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“Simard writes of her own life, born and raised into a logging world in the rainforests of British Columbia, of her days as a child spent cataloging the trees from the forest and how she came to love and respect them—embarking on a journey of discovery, and struggle. She’s been compared to Rachel Carson, hailed as a scientist who conveys complex, technical ideas in a way that is dazzling and profound. Her TED talks have been viewed by more than 10 million people worldwide.” (Amazon)

“Galvanizing . . . As Simard elucidates her revolutionary experiments, replete with
gorgeous descriptions and moments of fear and wonder, a vision of the forest as an ‘intelligent, perceptive and responsive,’ comes into focus . . . A masterwork of planetary significance.” —Booklist (starred review)
 
“Simard artfully blends science with memoir in her eye-opening debut on the ‘startling secrets’ of trees . . As moving as it is educational, this groundbreaking work entrances.”—Publishers Weekly (starred review)

“Simard has spent decades with her hands in the soil, designing experiments and piecing together the remarkable mysteries of forest ecology . . . elegantly detailed . . . deeply personal . . . A testament to Simard’s skill as a science communicator. Her research is clearly defined, the steps of her experiments articulated, her astonishing results explained and the implications laid bare: We ignore the complexity of forests at our peril.”—The New York Times

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A Ghost in the Throat by Doireann Ní Ghríofa

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A contemporary Irish woman sets out to learn more about Eibhlín Dubh Ní Chonaill, an 18th century female Irish poet, and her famous lament for her husband. In her reading and travels around Ireland, she finds connections between her own life as a poet and mother to this woman born hundreds of years earlier. This is an unusual book, and I loved the beautiful writing and pieces of Irish poetry and history.

“A powerful, bewitching blend of memoir and literary investigation … Ní Ghríofa is deeply attuned to the gaps, silences and mysteries in women’s lives, and the book reveals, perhaps above all else, how we absorb what we love―a child, a lover, a poem―and how it changes us from the inside out.”―Nina Maclaughlin, New York Times

 “A Ghost in the Throat moves between past and present with hallucinogenic intensity as the narrator uncovers the details of the dead woman’s life, each revelation deepening her own sense of herself as a writer and a woman and creating in the process a brave and beautiful work of art.”―Republic of Consciousness Prize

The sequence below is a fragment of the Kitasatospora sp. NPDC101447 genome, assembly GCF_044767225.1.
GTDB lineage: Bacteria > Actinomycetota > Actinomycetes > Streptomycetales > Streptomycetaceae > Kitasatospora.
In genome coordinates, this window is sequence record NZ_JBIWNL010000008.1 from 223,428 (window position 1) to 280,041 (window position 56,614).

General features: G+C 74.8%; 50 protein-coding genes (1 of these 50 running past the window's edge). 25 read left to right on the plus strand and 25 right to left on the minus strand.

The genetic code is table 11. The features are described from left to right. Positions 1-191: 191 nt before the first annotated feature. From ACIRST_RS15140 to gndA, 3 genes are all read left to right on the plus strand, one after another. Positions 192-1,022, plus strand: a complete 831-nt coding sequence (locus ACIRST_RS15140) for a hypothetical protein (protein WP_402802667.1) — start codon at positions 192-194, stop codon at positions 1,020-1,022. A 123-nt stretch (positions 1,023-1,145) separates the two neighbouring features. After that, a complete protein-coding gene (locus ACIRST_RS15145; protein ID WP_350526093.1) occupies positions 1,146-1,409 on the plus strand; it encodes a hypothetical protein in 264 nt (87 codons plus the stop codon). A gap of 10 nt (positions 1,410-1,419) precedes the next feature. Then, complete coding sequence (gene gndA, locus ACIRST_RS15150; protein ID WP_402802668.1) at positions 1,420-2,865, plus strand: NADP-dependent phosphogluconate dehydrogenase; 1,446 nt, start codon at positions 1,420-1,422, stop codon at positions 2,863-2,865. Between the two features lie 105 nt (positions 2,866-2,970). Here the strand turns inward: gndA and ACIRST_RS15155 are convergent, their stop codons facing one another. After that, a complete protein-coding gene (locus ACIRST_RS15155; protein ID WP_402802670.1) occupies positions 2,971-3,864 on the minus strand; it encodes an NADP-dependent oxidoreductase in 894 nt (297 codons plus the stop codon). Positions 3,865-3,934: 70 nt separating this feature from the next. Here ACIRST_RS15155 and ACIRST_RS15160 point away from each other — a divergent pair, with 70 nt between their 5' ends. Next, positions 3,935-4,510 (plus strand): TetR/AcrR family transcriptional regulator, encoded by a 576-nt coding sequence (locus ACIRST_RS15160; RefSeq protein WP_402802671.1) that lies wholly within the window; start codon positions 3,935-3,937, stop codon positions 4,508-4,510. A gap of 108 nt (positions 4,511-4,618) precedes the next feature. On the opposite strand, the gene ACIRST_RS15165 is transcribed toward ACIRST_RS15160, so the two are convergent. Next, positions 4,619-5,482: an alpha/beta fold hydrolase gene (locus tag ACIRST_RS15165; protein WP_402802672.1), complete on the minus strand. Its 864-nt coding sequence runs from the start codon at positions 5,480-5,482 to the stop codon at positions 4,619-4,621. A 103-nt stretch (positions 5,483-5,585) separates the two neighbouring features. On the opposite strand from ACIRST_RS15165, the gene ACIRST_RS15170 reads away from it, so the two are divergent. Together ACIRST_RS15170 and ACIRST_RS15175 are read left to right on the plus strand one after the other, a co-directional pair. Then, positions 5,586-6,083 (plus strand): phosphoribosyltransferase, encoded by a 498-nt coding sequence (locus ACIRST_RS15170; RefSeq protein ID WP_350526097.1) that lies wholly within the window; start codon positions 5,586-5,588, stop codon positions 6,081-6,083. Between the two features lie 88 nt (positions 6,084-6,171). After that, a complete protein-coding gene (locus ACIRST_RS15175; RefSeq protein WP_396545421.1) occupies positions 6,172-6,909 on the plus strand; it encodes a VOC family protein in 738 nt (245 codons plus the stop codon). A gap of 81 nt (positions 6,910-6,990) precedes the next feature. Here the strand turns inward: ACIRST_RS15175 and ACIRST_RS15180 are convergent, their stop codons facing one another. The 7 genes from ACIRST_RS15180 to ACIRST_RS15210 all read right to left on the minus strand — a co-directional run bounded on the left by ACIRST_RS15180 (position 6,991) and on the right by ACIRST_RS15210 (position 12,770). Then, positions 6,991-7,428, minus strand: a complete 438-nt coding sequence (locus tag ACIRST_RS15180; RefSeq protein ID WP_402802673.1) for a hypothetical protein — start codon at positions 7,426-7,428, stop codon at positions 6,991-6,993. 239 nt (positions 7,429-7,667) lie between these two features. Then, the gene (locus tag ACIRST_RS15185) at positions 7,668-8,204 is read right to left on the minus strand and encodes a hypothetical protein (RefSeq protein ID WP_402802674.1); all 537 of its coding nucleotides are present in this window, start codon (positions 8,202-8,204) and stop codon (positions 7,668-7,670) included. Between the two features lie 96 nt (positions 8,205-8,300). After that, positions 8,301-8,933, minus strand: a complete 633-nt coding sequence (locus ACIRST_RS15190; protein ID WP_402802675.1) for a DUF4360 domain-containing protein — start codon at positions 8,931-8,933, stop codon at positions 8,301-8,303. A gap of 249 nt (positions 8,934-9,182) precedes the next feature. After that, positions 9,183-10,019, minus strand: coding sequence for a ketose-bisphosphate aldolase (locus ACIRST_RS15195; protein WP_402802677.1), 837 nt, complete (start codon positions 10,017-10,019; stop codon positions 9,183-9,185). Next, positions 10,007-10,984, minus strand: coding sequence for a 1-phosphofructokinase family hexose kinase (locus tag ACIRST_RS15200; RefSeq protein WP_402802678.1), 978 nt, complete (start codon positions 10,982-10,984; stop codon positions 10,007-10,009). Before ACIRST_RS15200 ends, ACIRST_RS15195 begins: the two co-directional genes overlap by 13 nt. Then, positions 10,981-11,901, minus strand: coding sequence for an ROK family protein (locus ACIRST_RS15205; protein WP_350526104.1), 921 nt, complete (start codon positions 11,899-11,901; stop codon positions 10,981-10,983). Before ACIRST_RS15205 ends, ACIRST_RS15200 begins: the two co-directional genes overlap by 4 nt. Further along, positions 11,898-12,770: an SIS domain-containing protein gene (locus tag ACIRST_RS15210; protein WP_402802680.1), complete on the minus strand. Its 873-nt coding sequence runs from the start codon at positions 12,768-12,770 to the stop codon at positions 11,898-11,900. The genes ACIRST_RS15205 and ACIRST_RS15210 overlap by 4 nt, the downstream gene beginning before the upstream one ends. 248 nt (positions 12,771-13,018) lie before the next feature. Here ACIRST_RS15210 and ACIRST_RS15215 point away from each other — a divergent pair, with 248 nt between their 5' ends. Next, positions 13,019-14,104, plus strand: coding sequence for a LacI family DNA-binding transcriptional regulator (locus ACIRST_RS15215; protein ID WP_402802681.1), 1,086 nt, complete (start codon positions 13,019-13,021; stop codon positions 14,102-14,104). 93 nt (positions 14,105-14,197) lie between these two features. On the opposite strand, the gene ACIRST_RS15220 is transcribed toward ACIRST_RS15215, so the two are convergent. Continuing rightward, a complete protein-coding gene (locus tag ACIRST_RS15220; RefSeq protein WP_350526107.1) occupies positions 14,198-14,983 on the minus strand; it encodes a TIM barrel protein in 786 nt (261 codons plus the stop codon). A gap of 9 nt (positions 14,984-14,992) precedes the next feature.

“A fascinating hybrid work in which the voices of two Irish female poets ring out across centuries. ‘When we first met, I was a child, and she had been dead for centuries,’ writes Ní Ghríofa in her first work of prose―and what a debut it is. Earning well-deserved accolades abroad, the book merges memoir, history, biography, autofiction, and literary analysis… Lyrical prose passages and moving introspection abound in this unique and beautiful book.”Kirkus (starred review)

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West with Giraffes by Lynda Rutledge

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From the publisher:  “Once in a great while, a book hits my desk that is so full of memorable characters and scenes that I can’t wait to see it publish! Such was the case with West with Giraffes, the historical novel based on the incredible true story of an unlikely pair transporting two giraffes across the country during the Depression. The author was inspired by the event, which she discovered while working on a nonfiction piece about the San Diego Zoo, and this book contains so many charming details, I felt like I was along for the ride.”

This book is pure joy – a rollicking cross-country adventure through young, 17 year old Woody Nickel’s eyes who is escaping his own harrowing loss and determined to survive no matter what. I loved every bump in their journey and celebrate the grace they experienced between man and wild animal. Excellent story-telling.

“[A] larger-than-life story about the power of both animal magnetism and human connection…witty, charming, and heartwarming.” —Booklist

“A perfect balance between history and fiction.” —POPSUGAR

West with Giraffes is truly a fun read…I [can’t] imagine a reading list that would not contain Lynda Rutledge’s astonishing novel.” —Old Naples News

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The Last Thing He Told Me by Laura Dave

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With its breakneck pacing, dizzying plot twists, and evocative family drama, The Last Thing He Told Me is a riveting mystery, certain to shock you with its final, heartbreaking turn – Amazon.   (Reese’s book club selection)

“Dave pulls off something that feels both new and familiar: a novel of domestic suspense that unnerves, then reassures. This is the antithesis of the way novels like Gone Girl or My Lovely Wife are constructed; in The Last Thing He Told Me, the surface is ugly, the situation disturbing, but almost everyone involved is basically good underneath it all. Dave has given readers what many people crave right now—a thoroughly engrossing yet comforting distraction.” — BookPage